Germany robotics sector is optimising and redefining manufacturing speed
Business as usual has changed for US and European apparel brands and retailers, according to McKinsey in research published in October. 1 Consumer demand is becoming ever more difficult to predict, with trends now set by individual influencers rather than corporate marketing departments. In fact, McKinsey’s 2017 Chief Procurement Officer survey shows that most US apparel executives rate speed to market and in-season reactivity, rather than cost, as the top two priorities.
Speed now beats marginal cost advantage, and the need for basic compliance in working conditions has evolved into consumer and investor demands for full sustainability strategy. Those trends open the way for Germany’s expertise in robotics to come to the fore, asthe largest robot market in Europe and the fifth-largest in the world, according to the International Federation of Robotics.
Those trends open the way for Germany’s expertise in robotics to come to the fore, asthe largest robot market in Europe and the fifth-largest in the world, according to the International Federation of Robotics.
Companies such as Oechsler Motion located in Ansbach, Germany, have already become world famous. Oechsler partnered with Adidas to design, build and program robot-driven the SpeedFactory concept – an automated approach to a production assembly line. The SpeedFactory is also more sustainable than a traditional factory, serving consumers closer to the facility, thereby lowering transport costs and carbon emissions associated with sportswear manufacturing in Asia. Oechsler already has a SpeedFactory in Germany, and the new SpeedFactory in Georgia, US will employ about 140 people by this winter.
The robot-driven SpeedFactoryprocess maximises agility and steals a march on traditional manufacturing. Responding to a new trend or consumer specification can take as little as a few hours: in the old world, the road from conception to finished footwear might be as long as 19 months. Morgan Stanleyhas estimated that 20 per cent of Nike and Adidas shoes will come out of automated factories by 2023.
The implications are not restricted to apparel, as investors have already noted. Since being launched in 2013, the ROBO Global Robotics & Automation Index has outperformed significantly. Over the last five years it has returned a compound annual 19 per cent, far above other benchmarks. Germany has the third-largest weighting in the index, and the largest of any country in Europe. Investors in industrial equities looking for a pure German play could consider company, Krones, which provides machinery and systems for bottling, packaging and beverage production. Krones has positioned itself in the international markets with especially high rates of beverage consumption growth, such as Africa and the Middle East. As of the end of March, Krones was one of the top ten holdings in the ROBO Global Robotics & Automation Index.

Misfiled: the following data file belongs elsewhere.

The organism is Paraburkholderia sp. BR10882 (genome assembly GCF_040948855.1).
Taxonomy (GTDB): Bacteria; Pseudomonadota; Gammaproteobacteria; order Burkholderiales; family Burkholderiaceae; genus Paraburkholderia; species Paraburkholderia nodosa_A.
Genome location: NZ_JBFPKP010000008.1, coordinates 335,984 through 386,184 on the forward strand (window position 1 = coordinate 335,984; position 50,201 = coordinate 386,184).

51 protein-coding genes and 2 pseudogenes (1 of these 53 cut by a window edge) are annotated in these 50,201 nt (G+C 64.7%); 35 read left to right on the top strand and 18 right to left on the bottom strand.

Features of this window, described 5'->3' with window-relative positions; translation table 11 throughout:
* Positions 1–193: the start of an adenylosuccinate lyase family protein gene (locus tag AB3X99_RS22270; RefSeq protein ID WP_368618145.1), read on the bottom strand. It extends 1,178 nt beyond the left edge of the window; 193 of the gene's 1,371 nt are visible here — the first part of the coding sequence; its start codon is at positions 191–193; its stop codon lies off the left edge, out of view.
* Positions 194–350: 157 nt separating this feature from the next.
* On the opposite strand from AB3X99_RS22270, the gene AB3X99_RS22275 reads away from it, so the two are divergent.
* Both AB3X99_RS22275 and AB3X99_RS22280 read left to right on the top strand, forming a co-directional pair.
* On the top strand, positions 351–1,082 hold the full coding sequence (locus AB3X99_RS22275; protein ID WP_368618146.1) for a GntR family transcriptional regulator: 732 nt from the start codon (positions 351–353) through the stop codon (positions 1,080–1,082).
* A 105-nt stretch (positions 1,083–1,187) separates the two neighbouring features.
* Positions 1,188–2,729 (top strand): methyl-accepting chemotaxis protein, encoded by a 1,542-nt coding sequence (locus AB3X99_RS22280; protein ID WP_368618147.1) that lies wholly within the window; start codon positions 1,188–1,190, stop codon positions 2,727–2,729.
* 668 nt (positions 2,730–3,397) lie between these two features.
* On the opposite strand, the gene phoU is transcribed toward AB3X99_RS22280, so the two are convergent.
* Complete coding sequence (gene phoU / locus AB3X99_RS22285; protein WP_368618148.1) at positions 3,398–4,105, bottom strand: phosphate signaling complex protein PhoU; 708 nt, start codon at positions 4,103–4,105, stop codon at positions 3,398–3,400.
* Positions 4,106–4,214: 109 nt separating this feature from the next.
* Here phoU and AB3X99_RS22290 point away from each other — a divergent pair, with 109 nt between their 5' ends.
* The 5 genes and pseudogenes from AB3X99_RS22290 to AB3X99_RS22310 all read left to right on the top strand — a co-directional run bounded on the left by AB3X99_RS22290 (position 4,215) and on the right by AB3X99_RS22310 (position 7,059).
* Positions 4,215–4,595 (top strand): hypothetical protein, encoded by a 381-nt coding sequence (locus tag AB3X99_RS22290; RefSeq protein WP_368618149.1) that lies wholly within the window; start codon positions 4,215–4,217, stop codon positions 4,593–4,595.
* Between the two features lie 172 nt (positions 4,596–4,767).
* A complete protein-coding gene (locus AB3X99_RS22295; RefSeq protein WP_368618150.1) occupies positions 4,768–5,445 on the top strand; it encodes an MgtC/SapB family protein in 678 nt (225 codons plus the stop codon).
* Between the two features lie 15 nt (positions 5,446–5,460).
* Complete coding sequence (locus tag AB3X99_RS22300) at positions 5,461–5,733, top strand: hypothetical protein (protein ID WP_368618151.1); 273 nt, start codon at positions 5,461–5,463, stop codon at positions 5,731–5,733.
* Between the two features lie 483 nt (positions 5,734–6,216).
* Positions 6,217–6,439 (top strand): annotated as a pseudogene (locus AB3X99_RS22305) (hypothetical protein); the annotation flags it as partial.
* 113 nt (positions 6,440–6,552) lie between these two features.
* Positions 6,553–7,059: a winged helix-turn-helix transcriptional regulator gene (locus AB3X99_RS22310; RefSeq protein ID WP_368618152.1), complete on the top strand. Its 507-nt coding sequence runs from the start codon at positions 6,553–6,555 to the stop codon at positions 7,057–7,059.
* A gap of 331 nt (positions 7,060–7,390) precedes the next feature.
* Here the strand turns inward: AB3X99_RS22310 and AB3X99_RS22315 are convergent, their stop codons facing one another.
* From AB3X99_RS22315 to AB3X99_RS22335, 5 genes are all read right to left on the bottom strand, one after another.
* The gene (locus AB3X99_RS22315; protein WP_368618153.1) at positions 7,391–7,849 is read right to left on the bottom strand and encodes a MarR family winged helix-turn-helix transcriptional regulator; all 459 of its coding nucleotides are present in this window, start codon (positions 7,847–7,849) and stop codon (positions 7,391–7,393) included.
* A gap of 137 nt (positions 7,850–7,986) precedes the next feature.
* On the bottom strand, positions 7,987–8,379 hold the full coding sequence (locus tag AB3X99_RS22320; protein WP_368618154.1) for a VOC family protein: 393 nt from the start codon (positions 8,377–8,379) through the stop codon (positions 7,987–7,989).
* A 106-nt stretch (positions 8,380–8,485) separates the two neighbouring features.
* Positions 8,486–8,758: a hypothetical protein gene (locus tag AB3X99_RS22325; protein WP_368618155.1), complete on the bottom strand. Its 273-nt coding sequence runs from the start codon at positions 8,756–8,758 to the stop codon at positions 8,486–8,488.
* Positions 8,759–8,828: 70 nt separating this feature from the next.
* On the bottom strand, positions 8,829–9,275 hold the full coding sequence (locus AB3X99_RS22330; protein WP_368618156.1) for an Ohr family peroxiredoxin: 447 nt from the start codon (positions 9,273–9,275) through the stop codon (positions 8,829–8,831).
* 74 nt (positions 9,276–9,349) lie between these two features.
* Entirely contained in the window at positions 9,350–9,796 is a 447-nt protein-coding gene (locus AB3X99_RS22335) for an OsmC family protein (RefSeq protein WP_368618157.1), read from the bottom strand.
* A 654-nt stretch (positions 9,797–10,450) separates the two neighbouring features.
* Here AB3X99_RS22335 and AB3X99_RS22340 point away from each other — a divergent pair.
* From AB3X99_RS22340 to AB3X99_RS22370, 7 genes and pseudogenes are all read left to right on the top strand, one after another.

German robots are also changing the face of medicine.
German robots are also changing the face of medicine. This year KUKA Deutschland’s “LBR Med”, a collaborative robot assistant for medicine and research, was recognised as it was named one of three winners in the annual Innovation and Entrepreneurship in Robotics and Automation (IERA) awards. KUKA’s robots are used in laboratories, clinics and operating theatres during medical interventions, treatments or scientific test procedures. The lightweight robots can be integrated into medical devices worldwide and have been certified to international safety standards – a world first. KUKA was snapped up by China’s Midea in a $5 billion deal in 2016 signalling that further deals with German robotics leaders can be expected to follow.
Across a range of industries, human intelligence combined with the speed of robots will be the keys to success.
Across a range of industries, human intelligence combined with the speed of robots will be the keys to success. The secular trend towards higher sustainability criteria underlines the new reality. McKinsey points out that nearshoring and automation can enable sustainability and support the adaptation of a circular economy. 2 Manufacturing in many industries will indeed be coming home to be produced locally, sustainably and through automation. Companies that don’t adapt to that step-change will be left behind, but the winners of the future are likely to have German robots as their unsung partners.
1 McKinsey, Is apparel manufacturing coming home? Nearshoring, automation, and sustainability – establishing a demand focused apparel value chain. [October 2018]
2 McKinsey, op cit, p5.